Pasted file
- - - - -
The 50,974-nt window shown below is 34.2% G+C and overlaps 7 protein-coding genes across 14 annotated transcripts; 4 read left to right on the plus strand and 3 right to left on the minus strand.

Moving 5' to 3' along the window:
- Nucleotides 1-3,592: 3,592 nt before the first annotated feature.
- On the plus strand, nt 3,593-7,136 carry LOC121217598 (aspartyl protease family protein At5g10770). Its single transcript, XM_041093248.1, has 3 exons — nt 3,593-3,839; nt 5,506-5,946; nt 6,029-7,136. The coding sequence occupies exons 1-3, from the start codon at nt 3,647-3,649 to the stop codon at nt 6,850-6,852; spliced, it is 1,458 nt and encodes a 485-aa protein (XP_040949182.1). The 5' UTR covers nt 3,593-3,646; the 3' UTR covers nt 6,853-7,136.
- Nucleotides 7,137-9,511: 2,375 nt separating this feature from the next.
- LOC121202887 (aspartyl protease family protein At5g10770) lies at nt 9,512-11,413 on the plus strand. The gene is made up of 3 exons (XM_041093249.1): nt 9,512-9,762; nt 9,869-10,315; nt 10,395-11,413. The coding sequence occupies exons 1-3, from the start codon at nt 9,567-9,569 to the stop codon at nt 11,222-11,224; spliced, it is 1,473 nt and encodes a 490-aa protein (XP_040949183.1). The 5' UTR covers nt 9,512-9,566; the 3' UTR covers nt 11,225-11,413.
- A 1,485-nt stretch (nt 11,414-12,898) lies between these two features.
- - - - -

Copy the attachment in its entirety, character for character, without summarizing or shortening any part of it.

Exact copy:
The 50,974-nt window shown below is 34.2% G+C and overlaps 7 protein-coding genes across 14 annotated transcripts; 4 read left to right on the plus strand and 3 right to left on the minus strand.

Moving 5' to 3' along the window:
- Nucleotides 1-3,592: 3,592 nt before the first annotated feature.
- On the plus strand, nt 3,593-7,136 carry LOC121217598 (aspartyl protease family protein At5g10770). Its single transcript, XM_041093248.1, has 3 exons — nt 3,593-3,839; nt 5,506-5,946; nt 6,029-7,136. The coding sequence occupies exons 1-3, from the start codon at nt 3,647-3,649 to the stop codon at nt 6,850-6,852; spliced, it is 1,458 nt and encodes a 485-aa protein (XP_040949182.1). The 5' UTR covers nt 3,593-3,646; the 3' UTR covers nt 6,853-7,136.
- Nucleotides 7,137-9,511: 2,375 nt separating this feature from the next.
- LOC121202887 (aspartyl protease family protein At5g10770) lies at nt 9,512-11,413 on the plus strand. The gene is made up of 3 exons (XM_041093249.1): nt 9,512-9,762; nt 9,869-10,315; nt 10,395-11,413. The coding sequence occupies exons 1-3, from the start codon at nt 9,567-9,569 to the stop codon at nt 11,222-11,224; spliced, it is 1,473 nt and encodes a 490-aa protein (XP_040949183.1). The 5' UTR covers nt 9,512-9,566; the 3' UTR covers nt 11,225-11,413.
- A 1,485-nt stretch (nt 11,414-12,898) lies between these two features.